Our cold civil war

Our friend Charles Kesler is the Dengler-Dykema Distinguished Professor of Government at Claremont McKenna College, editor of the Claremont Review of Books and a recipient of the 2018 Bradley Prize. I wrote briefly about Charles and posted the text of his Bradley speech along with the video here on Power Line.

Imprimis has now adapted Charles’s lecture at Hillsdale this past September 27 into the essay “Our cold civil war.” It is the best diagnosis of our political situation that I have read. In it Charles articulates my own observations and thoughts not fully formed. Perhaps he captures some of yours as well. Here is the opening paragraph:

Six years ago I wrote a book about Barack Obama in which I predicted that modern American liberalism, under pressures both fiscal and philosophical, would either go out of business or be forced to radicalize. If it chose the latter, I predicted, it could radicalize along two lines: towards socialism or towards an increasingly post-modern form of leadership. Today it is doing both. As we saw in Bernie Sanders’ campaign, the youngest generation of liberals is embracing socialism openly—something that would have been unheard of during the Cold War. At the same time, identity politics is on the ascendant, with its quasi-Nietzschean faith in race, sex, and power as the keys to being and meaning. In the #MeToo movement, for example—as we saw recently in Justice Kavanaugh’s confirmation battle—the credo is, “Believe the woman.” In other words, truth will emerge not from an adversarial process weighing evidence and testimony before the bar of reason, but from yielding to the will of the more politically correct. “Her truth” is stronger than any objective or disinterested truth.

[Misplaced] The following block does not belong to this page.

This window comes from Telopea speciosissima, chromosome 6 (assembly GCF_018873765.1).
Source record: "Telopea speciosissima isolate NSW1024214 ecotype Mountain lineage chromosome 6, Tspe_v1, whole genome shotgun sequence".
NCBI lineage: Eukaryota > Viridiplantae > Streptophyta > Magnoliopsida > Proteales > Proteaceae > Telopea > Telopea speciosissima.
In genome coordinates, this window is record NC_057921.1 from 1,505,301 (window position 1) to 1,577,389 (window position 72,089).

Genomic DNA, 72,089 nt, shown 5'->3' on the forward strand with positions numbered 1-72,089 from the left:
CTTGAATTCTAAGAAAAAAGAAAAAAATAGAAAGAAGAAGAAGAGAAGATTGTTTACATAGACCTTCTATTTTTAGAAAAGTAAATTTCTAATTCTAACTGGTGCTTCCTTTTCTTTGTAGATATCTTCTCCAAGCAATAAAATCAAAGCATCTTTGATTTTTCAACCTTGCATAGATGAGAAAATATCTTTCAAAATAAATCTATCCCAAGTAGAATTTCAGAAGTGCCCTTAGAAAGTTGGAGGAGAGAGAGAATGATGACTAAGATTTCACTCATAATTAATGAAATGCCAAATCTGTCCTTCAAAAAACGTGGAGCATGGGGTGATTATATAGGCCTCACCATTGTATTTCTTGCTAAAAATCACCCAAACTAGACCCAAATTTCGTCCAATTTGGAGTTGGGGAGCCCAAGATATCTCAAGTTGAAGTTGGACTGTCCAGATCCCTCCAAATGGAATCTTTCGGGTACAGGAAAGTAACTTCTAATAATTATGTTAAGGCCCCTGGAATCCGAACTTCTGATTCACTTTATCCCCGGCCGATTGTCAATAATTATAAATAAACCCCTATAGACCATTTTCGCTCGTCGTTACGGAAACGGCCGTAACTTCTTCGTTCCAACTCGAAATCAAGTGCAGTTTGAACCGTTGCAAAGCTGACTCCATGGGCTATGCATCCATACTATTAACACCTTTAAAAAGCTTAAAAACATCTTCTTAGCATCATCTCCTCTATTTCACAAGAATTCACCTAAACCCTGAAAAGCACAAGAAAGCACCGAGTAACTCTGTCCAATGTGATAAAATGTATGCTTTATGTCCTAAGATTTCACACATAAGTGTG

You may well find the rest of Charles’s observations and related thoughts as helpful as I did. They make for a serious, sober and clarifying essay.

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